How to choose a sleeping pad: for when you're heading out for a wild camp or simply going car camping

how to choose a sleeping pad
(Image credit: Getty)

Numerous considerations will dictate how to choose a sleeping pad, from your budget through to your intended activity and your environment. While it might seem like a simple piece of camping kit to go in your tent with your sleeping bag, hundreds of sleeping mats are now available, in a bewildering array of different shapes, sizes, designs and constructions, so choosing the best sleeping pad can be tricky.

how to choose a sleeping pad

If you're heading for the hills, a sleeping pad can make all the difference at night (Image credit: Getty)

When you consider how to choose a sleeping pad – just as when you consider how to choose a sleeping bag – consider your requirements. Different users have different needs – a long-distance backpacker planning to thru-hike a trail in high summer can go for a very lightweight mat, while a cold-sleeping car camper might prioritise warmth over the need to save weight or minimise pack size. A good quality sleeping pad or mat should be on everyone's camping checklist, regardless of their intended use. In general, it is worth considering the following when selecting the right sleeping mat for your needs.


There are four main species of camping mat, each with its own positives and negatives. Here we will explain them briefly, before going into more detail below. 

Closed-cell foam mats (like the old-school roll-up ones people used before Thermarest revolutionised the category with air mats) are very stable, simple to use, super durable and relatively cheap. However, they are pretty bulky to carry and not as comfortable to sleep on.

Self-inflating mats (SIMs), which typically feature a foam core, are fairly robust, easy to use (although sometimes you have to give them some time and a helping breath or two) and offer good warmth. Usually, though, they’re a little thinner than air beds.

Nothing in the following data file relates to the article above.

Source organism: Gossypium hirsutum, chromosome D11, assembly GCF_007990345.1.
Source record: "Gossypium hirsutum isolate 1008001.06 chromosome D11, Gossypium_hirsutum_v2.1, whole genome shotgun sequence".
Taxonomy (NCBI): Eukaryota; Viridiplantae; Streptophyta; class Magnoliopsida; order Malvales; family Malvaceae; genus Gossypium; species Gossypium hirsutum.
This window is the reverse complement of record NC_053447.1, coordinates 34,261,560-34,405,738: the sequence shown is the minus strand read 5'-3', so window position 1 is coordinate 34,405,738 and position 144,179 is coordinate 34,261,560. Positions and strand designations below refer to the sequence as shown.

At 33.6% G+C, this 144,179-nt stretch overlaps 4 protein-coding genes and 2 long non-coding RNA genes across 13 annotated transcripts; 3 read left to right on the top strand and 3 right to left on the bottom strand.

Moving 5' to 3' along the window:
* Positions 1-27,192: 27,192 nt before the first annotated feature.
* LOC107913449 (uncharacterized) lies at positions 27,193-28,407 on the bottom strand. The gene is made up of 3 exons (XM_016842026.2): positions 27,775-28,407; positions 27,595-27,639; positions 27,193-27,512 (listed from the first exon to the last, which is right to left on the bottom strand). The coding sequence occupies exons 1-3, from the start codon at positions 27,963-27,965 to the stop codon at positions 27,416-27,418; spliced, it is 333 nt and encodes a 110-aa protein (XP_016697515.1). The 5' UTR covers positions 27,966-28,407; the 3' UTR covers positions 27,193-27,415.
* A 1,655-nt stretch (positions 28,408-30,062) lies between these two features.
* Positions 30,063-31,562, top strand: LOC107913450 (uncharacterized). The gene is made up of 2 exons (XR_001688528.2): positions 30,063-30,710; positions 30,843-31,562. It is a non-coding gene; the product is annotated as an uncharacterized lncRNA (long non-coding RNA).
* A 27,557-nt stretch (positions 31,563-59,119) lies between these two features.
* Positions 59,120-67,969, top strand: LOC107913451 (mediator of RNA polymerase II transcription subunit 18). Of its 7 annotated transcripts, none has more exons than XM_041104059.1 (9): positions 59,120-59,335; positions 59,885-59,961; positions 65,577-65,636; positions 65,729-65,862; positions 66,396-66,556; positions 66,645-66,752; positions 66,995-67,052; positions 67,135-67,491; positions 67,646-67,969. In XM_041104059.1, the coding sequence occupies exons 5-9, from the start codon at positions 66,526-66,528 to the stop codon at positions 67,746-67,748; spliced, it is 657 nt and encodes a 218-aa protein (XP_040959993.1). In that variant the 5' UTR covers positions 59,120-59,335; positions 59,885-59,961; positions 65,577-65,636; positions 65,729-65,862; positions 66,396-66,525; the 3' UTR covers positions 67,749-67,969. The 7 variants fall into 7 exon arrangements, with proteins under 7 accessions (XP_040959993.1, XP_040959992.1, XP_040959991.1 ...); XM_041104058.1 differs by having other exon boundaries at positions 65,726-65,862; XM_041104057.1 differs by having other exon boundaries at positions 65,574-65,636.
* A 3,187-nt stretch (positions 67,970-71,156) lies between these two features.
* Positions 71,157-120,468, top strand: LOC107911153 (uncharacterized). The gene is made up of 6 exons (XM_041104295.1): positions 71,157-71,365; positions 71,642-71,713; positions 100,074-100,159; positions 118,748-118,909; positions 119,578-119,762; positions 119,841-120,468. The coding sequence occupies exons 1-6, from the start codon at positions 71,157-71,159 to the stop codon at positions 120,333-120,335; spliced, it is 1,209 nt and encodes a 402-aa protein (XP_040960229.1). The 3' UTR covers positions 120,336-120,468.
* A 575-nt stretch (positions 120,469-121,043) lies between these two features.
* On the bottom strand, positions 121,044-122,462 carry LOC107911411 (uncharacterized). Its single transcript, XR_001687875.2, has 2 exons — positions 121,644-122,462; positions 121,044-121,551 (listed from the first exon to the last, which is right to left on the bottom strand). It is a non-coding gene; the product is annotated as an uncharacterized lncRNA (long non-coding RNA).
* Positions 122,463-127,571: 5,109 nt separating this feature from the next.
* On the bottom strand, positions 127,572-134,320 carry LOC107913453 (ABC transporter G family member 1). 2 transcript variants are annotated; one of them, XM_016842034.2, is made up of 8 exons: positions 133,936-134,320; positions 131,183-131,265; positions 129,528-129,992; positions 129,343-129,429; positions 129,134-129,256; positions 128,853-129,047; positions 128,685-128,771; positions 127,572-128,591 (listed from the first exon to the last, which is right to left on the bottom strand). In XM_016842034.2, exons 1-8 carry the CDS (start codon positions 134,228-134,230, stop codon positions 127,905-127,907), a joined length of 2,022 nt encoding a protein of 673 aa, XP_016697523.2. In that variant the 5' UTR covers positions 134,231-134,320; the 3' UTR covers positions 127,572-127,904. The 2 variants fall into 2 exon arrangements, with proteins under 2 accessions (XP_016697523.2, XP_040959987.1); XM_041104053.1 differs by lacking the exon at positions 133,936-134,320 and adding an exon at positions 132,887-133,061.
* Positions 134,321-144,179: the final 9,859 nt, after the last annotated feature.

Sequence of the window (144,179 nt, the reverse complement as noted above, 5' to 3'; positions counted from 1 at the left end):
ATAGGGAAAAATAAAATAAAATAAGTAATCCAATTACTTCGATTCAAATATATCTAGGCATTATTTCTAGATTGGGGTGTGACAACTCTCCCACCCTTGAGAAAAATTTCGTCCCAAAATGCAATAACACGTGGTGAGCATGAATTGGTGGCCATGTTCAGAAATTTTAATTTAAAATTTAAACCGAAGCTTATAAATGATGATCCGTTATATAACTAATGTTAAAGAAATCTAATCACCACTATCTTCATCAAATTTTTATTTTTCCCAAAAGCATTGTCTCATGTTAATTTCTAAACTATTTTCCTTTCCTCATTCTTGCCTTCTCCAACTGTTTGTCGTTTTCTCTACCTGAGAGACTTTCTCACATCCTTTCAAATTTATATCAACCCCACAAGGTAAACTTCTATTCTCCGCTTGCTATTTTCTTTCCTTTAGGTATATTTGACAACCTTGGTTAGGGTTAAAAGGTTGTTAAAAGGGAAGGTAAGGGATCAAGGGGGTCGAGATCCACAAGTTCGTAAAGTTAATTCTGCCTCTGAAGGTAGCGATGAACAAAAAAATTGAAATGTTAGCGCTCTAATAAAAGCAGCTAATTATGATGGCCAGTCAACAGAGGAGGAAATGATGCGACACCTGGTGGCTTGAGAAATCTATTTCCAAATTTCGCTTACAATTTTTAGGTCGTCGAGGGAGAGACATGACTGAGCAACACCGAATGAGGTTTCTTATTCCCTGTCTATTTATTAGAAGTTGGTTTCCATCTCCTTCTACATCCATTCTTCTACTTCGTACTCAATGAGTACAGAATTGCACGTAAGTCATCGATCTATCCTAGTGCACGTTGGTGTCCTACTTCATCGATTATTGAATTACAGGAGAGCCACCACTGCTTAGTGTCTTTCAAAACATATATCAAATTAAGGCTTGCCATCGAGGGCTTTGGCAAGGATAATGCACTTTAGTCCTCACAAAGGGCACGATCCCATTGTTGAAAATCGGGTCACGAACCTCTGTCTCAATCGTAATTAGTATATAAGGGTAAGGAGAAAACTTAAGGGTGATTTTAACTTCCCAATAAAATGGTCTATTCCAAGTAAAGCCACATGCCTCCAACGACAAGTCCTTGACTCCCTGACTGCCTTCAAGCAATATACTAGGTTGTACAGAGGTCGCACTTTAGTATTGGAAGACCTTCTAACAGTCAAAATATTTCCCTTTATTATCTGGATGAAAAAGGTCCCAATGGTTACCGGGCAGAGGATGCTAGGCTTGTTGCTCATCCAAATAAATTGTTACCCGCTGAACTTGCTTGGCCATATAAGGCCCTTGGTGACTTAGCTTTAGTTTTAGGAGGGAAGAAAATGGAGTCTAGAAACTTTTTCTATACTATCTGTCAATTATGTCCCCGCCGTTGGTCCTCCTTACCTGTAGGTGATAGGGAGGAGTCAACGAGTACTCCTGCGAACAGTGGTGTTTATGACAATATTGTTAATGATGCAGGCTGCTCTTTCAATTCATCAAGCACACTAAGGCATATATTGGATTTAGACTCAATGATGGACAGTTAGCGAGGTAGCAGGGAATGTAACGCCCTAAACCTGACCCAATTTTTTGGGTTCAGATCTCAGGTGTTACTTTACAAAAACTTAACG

Insulated air mats are the best performers, offering an excellent mix of warmth and comfort for minimal weight. The main worry (and it’s a serious one) is the risk of puncture – always carry a repair kit, or you might end up repenting during a sleepless night.

Non-insulated air mats are perfect for ultralight enthusiasts, adventure racers and hardy summer campers. They are extremely lightweight and very compact, but the inevitable compromise is in the areas of warmth and durability.

how to choose a sleeping pad

With the right pad, bivvy bag and a hefty dose of ambition, you can sleep in some of the most incredible places (Image credit: Getty)

Shape and Comfort

Though some mats utilise a basic rectangular profile, others are contoured in a mummy shape to reduce weight and pack size without unduly affecting overall sleeping comfort. For larger users, or those simply looking for a little extra luxury in their large tent, many mats also come in large and/or wide sizes. 

Similarly, for petite users or ultralight campers in their one-person tent or bivvy, many mats also come in a small or a three-quarter size, which focuses on delivering core warmth for the head and torso only. Some brands make specific women’s sizes that are contoured to better suit the female frame. In some cases they are also slightly warmer, with a higher R-value (as women typically sleep colder than men). 

Design and construction

These factors will, of course, affect the mat’s comfort levels too. This is partly down to stability, as well as compressibility. A thicker mat that provides plenty of cushioning is generally more comfortable than a thinner mat, but make sure it isn’t so squashy that you ‘bottom out’ and hit the floor. This is often a problem with air mats.